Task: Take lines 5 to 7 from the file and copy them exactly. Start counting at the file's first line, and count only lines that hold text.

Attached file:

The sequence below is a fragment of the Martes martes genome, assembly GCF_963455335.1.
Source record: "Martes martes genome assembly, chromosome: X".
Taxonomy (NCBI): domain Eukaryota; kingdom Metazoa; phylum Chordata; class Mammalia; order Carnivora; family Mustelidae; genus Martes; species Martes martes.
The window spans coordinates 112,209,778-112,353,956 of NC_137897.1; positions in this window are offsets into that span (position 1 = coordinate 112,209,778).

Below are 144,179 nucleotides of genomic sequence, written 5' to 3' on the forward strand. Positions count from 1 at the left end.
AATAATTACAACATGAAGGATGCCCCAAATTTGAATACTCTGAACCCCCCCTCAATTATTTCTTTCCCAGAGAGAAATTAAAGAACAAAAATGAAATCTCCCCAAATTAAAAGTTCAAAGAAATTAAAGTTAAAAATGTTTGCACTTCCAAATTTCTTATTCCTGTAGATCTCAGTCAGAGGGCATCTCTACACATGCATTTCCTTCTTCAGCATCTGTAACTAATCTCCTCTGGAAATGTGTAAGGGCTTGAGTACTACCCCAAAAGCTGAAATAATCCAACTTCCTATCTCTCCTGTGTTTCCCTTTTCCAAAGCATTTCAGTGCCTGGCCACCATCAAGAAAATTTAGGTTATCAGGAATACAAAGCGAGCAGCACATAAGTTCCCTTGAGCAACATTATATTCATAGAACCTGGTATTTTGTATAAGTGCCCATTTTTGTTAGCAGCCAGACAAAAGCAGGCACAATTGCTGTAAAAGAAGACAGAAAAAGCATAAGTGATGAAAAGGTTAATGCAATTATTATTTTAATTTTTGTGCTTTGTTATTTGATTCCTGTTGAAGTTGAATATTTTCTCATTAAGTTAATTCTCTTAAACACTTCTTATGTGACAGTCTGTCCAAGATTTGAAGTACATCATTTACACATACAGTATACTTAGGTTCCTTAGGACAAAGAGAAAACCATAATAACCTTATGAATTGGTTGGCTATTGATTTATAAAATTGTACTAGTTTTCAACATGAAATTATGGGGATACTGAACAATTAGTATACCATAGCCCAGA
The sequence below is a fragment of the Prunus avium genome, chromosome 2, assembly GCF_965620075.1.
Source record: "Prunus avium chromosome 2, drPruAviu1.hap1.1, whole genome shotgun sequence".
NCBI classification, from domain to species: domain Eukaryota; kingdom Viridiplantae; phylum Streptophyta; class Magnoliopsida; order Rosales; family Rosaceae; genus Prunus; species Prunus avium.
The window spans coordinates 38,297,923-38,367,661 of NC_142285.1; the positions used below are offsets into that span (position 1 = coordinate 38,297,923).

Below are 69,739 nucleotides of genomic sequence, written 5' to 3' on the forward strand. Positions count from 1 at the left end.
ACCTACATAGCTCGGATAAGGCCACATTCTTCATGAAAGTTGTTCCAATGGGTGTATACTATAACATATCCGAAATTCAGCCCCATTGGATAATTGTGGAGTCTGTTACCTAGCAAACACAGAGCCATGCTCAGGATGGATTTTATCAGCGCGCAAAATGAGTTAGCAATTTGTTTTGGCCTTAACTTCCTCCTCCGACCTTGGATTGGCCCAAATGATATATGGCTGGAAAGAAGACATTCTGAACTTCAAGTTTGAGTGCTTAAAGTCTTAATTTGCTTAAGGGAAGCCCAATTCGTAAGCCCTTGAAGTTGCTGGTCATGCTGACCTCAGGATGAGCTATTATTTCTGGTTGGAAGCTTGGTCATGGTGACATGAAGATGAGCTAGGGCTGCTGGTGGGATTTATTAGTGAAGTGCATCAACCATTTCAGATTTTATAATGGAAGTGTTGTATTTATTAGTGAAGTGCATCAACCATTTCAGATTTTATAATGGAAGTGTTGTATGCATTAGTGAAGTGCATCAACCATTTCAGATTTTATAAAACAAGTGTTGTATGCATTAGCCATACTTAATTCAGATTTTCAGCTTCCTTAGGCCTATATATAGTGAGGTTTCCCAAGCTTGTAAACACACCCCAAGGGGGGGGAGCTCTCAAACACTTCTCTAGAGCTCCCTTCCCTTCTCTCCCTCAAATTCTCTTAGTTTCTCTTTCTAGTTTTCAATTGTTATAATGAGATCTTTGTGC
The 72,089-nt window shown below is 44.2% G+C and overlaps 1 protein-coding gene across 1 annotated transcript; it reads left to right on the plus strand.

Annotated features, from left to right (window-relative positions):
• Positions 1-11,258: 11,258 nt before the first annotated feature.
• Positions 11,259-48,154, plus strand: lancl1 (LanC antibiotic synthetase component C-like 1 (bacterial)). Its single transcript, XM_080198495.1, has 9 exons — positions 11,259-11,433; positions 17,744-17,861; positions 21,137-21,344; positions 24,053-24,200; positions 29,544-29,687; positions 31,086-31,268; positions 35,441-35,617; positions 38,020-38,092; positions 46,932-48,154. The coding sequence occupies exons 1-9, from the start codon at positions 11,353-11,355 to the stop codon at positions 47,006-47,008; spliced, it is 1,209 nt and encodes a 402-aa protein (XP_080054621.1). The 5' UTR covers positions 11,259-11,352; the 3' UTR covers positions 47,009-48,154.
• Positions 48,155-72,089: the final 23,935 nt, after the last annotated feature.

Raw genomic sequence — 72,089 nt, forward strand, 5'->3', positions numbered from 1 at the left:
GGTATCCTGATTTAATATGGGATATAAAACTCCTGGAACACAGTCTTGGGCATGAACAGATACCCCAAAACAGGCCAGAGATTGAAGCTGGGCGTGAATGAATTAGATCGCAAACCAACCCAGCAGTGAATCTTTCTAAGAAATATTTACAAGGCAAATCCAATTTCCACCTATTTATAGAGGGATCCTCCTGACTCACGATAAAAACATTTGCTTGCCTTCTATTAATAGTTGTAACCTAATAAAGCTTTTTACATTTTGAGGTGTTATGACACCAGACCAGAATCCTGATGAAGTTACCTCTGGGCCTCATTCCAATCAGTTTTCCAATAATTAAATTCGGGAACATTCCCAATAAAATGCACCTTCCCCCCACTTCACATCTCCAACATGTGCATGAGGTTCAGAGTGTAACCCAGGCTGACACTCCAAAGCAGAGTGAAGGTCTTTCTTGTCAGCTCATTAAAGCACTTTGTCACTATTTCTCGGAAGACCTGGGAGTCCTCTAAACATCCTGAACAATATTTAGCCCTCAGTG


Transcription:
Below are 144,179 nucleotides of genomic sequence, written 5' to 3' on the forward strand. Positions count from 1 at the left end.
AATAATTACAACATGAAGGATGCCCCAAATTTGAATACTCTGAACCCCCCCTCAATTATTTCTTTCCCAGAGAGAAATTAAAGAACAAAAATGAAATCTCCCCAAATTAAAAGTTCAAAGAAATTAAAGTTAAAAATGTTTGCACTTCCAAATTTCTTATTCCTGTAGATCTCAGTCAGAGGGCATCTCTACACATGCATTTCCTTCTTCAGCATCTGTAACTAATCTCCTCTGGAAATGTGTAAGGGCTTGAGTACTACCCCAAAAGCTGAAATAATCCAACTTCCTATCTCTCCTGTGTTTCCCTTTTCCAAAGCATTTCAGTGCCTGGCCACCATCAAGAAAATTTAGGTTATCAGGAATACAAAGCGAGCAGCACATAAGTTCCCTTGAGCAACATTATATTCATAGAACCTGGTATTTTGTATAAGTGCCCATTTTTGTTAGCAGCCAGACAAAAGCAGGCACAATTGCTGTAAAAGAAGACAGAAAAAGCATAAGTGATGAAAAGGTTAATGCAATTATTATTTTAATTTTTGTGCTTTGTTATTTGATTCCTGTTGAAGTTGAATATTTTCTCATTAAGTTAATTCTCTTAAACACTTCTTATGTGACAGTCTGTCCAAGATTTGAAGTACATCATTTACACATACAGTATACTTAGGTTCCTTAGGACAAAGAGAAAACCATAATAACCTTATGAATTGGTTGGCTATTGATTTATAAAATTGTACTAGTTTTCAACATGAAATTATGGGGATACTGAACAATTAGTATACCATAGCCCAGA
The sequence below is a fragment of the Prunus avium genome, chromosome 2, assembly GCF_965620075.1.